William Hogarth’s Depictions of the Licentious Lifestyles

During the beginning of the Restoration period, King Charles’ infidelities seemed to condone promiscuous behavior amongst the people of the era. The freshness and excitement of this newfound sexual freedom seemed to excite a rebirth of promiscuity, but the snowball effect had to slow down at some point. Seen through the work of William Hogarth, the tendency for rake-like behavior lost its momentum at the end of the Restoration period. Of course the frequency of infidelitous acts did not come to a halt at the beginning of the 18th century, or any other century thereafter, but it did take a different course.

Hogarth, along with many others, began to see the destructive behavior and the harsh demise suffered by the scandalous rake. Despite their ability to brag of numerous evenings of unadulterated love-making, the rake’s existence was a sad and lonely one, although never admitted by the obliviously satisfied playboy.

Hogarth’s life had begun in a simple fashion and within that simple life he was able to make great accomplishments in several fields. Hogarth can be attributed to having the first ideas of copyrighting and in addition to his innovative thoughts on publishing rights, he was an avid painter and print-maker. Son to a scholar, Hogarth said that he always had his wits about him, and he always had his eye on the goings-on.

Hogarth’s medium of choice was the copper plate, as opposed to the pen and paper; his stories were told in etchings or paintings as opposed to prose or poetry, but his thoughts and beliefs were understood just the same. In his eight-plate piece, The Rake’s Progress, Hogarth depicts a wanna-be playboy, Tom Rakewell, floundering his new-found inheritance. Hogarth stated that he witnessed many of these counterfeit individuals in many popular venues, and emulated their behavior in his series of engravings, through the character of Rakewell.

Each and every plate of the series depicts the despicable Rakewell as a thoughtless, selfish and squandering individual. He spends his money on orgies and fancy clothes, commits his time to prostitutes and murderers and disregards the relationships of those who care for him. He is seen groping prostitutes, squandering money and languishing with the sinful.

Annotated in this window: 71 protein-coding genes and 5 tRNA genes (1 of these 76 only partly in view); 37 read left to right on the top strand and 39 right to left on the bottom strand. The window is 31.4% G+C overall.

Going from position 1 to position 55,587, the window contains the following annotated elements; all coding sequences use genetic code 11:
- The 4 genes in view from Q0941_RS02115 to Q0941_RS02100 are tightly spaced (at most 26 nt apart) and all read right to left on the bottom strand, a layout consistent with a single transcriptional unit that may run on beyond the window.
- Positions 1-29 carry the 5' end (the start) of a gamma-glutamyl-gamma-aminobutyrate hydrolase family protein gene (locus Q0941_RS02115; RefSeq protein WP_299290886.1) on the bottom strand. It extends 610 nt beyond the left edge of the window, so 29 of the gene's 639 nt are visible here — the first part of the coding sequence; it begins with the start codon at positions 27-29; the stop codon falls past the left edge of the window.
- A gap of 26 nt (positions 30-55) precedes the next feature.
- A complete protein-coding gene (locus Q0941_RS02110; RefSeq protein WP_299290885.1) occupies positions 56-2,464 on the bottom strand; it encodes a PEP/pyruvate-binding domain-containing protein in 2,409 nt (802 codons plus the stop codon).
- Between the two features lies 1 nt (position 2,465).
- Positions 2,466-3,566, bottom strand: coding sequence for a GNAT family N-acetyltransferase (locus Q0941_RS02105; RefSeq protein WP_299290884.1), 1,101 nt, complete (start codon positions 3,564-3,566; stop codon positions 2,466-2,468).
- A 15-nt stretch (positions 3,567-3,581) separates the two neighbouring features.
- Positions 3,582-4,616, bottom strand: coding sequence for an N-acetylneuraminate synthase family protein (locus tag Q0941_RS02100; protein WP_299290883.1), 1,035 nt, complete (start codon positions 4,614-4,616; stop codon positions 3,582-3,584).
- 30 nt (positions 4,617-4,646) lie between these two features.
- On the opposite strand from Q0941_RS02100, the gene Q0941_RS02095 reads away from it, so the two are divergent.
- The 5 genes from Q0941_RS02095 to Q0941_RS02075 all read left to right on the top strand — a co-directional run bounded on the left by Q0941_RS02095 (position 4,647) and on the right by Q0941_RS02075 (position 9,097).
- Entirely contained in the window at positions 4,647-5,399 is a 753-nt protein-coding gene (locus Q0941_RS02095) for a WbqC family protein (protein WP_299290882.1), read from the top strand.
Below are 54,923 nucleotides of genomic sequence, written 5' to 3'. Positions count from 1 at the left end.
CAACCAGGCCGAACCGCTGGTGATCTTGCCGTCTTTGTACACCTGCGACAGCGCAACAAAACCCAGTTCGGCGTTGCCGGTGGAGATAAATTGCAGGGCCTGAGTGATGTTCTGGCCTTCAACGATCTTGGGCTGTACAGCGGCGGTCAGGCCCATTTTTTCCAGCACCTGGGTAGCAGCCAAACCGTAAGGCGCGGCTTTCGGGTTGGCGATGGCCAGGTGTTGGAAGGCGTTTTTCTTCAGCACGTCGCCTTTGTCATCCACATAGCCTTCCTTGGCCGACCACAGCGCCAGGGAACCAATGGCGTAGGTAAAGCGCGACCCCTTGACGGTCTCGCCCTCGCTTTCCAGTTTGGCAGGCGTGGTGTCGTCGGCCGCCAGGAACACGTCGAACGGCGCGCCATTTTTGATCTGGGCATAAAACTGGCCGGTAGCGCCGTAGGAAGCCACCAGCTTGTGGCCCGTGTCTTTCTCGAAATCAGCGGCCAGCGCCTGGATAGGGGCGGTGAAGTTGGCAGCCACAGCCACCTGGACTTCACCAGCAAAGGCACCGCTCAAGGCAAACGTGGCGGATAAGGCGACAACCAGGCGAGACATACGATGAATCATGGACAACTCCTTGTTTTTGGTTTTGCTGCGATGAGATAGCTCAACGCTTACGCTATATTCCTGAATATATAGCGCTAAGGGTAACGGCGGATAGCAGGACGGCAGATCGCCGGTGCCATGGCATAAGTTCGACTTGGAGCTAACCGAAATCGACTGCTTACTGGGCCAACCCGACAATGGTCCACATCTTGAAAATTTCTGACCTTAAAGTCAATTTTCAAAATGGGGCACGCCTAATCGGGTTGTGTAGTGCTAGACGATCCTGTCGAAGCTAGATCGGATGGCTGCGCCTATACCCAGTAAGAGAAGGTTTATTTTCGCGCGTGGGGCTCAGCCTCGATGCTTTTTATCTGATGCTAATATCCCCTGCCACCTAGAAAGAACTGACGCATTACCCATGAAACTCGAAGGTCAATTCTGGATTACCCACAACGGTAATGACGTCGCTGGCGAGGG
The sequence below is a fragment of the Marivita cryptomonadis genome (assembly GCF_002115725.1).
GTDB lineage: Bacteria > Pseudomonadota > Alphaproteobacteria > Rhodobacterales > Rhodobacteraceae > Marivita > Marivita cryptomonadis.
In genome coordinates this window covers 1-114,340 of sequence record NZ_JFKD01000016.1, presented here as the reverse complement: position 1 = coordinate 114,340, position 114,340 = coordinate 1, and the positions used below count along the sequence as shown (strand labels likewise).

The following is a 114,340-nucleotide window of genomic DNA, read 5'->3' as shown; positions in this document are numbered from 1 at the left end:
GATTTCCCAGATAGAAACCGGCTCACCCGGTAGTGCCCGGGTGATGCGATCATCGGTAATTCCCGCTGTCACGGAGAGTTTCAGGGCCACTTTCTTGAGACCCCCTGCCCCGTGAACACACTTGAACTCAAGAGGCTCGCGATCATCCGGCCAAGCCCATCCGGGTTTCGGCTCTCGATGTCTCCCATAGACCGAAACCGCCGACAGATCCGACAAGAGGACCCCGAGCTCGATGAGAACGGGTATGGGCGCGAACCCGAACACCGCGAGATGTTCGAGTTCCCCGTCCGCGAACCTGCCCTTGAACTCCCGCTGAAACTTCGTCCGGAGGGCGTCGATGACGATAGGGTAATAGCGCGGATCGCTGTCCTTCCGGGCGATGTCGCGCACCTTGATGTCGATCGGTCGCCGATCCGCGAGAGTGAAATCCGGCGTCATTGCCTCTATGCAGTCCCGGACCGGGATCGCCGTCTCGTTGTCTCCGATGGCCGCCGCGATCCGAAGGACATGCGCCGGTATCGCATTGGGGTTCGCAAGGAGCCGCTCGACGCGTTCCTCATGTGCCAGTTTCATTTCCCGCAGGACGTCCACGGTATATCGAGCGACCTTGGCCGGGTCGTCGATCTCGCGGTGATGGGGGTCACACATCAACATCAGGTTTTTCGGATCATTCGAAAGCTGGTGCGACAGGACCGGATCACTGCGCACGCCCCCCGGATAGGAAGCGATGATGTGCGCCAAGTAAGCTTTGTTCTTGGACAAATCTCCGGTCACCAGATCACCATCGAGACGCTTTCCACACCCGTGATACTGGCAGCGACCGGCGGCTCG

Immaturities and deceptions such as those copied by the Restoration rake consumed the early 18th century youth, but several such as Hogarth swore to advertise their folly. Each of the artist’s plates depict Rakewell as somewhat of a sloth, a wanna-be and a good-for-nothing. In the first plate he is responsible for impregnating a young woman, seen crying in the corner of his first plate, but later marries an elderly woman, who must hold a wealth of money. All of the rake’s behaviors are doomed for failure and the remainder of Hogarth’s pieces relay his utter demise, as opposed to his supposed “progress.”

After reviewing Hogarth’s series of plates and after being given the story of William Wycherley and his group of friends, many parallels can be seen between their actions and utter demise. In the fourth plate, Rakewell has been cornered by debtors and the only individual to come to his financial aid is the woman who he had impregnated and abandoned. While Wycherley was not known for having mistreated any pregnant mistresses, his downfall came through the form of financial decay.

In the remaining plates, Rakewell never seems to learn his lesson. He is seen gambling in the sixth plate, although he had in the past had financial difficulties. His plans for receiving a small fortune from his elderly bride did not pan out and he is beginning to see himself as a failure. According to Hogarth’s plates, however, Rakewell’s discovery is too little too late.

In the final plate in Hogarth’s series, which is set in Bedlam (The Bethlehem Hospital for the insane), the audience is able to see a ruined Rakewell posed in a disconcerting state, pulling at his hair in a crazed manner. This pathetic fate was also realized by Wycherley’s writer and rake friend, Nathaniel Lee. Lee, who died at the age of 47, had spent three years in Bedlam, passing away shortly after his release.

After examining Hogarth’s insight on the early 18th century rake, it is easy to continue with the statement that infidelitous acts will always be a staple of society, however, while the acts themselves may be seen as having longevity, it is also easy to conclude that the role of the rake will lead many on that same path to an early and lonely grave.

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